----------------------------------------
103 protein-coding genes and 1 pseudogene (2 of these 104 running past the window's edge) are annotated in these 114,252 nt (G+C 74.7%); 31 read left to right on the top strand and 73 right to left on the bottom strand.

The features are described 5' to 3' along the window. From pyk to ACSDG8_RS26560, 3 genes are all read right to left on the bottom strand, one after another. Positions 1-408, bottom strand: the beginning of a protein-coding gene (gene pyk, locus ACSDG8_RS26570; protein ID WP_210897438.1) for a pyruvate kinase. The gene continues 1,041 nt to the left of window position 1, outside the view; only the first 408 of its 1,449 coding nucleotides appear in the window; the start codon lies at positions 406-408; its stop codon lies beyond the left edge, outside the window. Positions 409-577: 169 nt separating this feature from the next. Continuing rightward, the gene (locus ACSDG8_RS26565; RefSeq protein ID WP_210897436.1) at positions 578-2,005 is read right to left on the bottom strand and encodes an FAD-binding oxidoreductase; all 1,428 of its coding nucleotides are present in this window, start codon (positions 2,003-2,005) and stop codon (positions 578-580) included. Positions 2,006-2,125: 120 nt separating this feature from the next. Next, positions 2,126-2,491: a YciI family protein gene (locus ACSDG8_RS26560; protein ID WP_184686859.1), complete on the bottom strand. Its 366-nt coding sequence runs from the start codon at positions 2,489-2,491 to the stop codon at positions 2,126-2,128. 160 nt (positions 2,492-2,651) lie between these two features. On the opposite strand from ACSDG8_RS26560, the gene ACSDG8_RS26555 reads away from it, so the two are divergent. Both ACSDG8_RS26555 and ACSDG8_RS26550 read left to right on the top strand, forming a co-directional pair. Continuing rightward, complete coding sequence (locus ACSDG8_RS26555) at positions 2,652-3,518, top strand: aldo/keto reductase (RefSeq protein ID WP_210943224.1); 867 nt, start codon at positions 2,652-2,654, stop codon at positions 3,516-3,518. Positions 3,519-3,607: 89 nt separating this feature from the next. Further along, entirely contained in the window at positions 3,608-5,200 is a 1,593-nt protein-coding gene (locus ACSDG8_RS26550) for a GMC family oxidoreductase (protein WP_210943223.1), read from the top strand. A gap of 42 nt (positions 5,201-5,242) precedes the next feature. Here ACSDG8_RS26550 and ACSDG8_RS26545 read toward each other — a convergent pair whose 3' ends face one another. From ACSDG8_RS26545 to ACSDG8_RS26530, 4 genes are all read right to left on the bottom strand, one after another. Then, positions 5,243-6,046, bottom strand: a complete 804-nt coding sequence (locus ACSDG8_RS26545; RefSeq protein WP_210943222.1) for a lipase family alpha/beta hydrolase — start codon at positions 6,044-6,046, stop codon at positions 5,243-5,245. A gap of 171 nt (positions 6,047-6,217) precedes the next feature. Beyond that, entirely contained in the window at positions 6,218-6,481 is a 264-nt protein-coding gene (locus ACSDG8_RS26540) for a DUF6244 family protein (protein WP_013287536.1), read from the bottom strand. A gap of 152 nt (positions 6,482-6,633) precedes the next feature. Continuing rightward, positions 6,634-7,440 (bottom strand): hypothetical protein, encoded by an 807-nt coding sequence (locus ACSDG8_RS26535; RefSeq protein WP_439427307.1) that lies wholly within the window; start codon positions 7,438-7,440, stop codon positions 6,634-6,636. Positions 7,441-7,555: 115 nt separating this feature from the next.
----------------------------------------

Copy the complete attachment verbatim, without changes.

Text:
103 protein-coding genes and 1 pseudogene (2 of these 104 running past the window's edge) are annotated in these 114,252 nt (G+C 74.7%); 31 read left to right on the top strand and 73 right to left on the bottom strand.

The features are described 5' to 3' along the window. From pyk to ACSDG8_RS26560, 3 genes are all read right to left on the bottom strand, one after another. Positions 1-408, bottom strand: the beginning of a protein-coding gene (gene pyk, locus ACSDG8_RS26570; protein ID WP_210897438.1) for a pyruvate kinase. The gene continues 1,041 nt to the left of window position 1, outside the view; only the first 408 of its 1,449 coding nucleotides appear in the window; the start codon lies at positions 406-408; its stop codon lies beyond the left edge, outside the window. Positions 409-577: 169 nt separating this feature from the next. Continuing rightward, the gene (locus ACSDG8_RS26565; RefSeq protein ID WP_210897436.1) at positions 578-2,005 is read right to left on the bottom strand and encodes an FAD-binding oxidoreductase; all 1,428 of its coding nucleotides are present in this window, start codon (positions 2,003-2,005) and stop codon (positions 578-580) included. Positions 2,006-2,125: 120 nt separating this feature from the next. Next, positions 2,126-2,491: a YciI family protein gene (locus ACSDG8_RS26560; protein ID WP_184686859.1), complete on the bottom strand. Its 366-nt coding sequence runs from the start codon at positions 2,489-2,491 to the stop codon at positions 2,126-2,128. 160 nt (positions 2,492-2,651) lie between these two features. On the opposite strand from ACSDG8_RS26560, the gene ACSDG8_RS26555 reads away from it, so the two are divergent. Both ACSDG8_RS26555 and ACSDG8_RS26550 read left to right on the top strand, forming a co-directional pair. Continuing rightward, complete coding sequence (locus ACSDG8_RS26555) at positions 2,652-3,518, top strand: aldo/keto reductase (RefSeq protein ID WP_210943224.1); 867 nt, start codon at positions 2,652-2,654, stop codon at positions 3,516-3,518. Positions 3,519-3,607: 89 nt separating this feature from the next. Further along, entirely contained in the window at positions 3,608-5,200 is a 1,593-nt protein-coding gene (locus ACSDG8_RS26550) for a GMC family oxidoreductase (protein WP_210943223.1), read from the top strand. A gap of 42 nt (positions 5,201-5,242) precedes the next feature. Here ACSDG8_RS26550 and ACSDG8_RS26545 read toward each other — a convergent pair whose 3' ends face one another. From ACSDG8_RS26545 to ACSDG8_RS26530, 4 genes are all read right to left on the bottom strand, one after another. Then, positions 5,243-6,046, bottom strand: a complete 804-nt coding sequence (locus ACSDG8_RS26545; RefSeq protein WP_210943222.1) for a lipase family alpha/beta hydrolase — start codon at positions 6,044-6,046, stop codon at positions 5,243-5,245. A gap of 171 nt (positions 6,047-6,217) precedes the next feature. Beyond that, entirely contained in the window at positions 6,218-6,481 is a 264-nt protein-coding gene (locus ACSDG8_RS26540) for a DUF6244 family protein (protein WP_013287536.1), read from the bottom strand. A gap of 152 nt (positions 6,482-6,633) precedes the next feature. Continuing rightward, positions 6,634-7,440 (bottom strand): hypothetical protein, encoded by an 807-nt coding sequence (locus ACSDG8_RS26535; RefSeq protein WP_439427307.1) that lies wholly within the window; start codon positions 7,438-7,440, stop codon positions 6,634-6,636. Positions 7,441-7,555: 115 nt separating this feature from the next.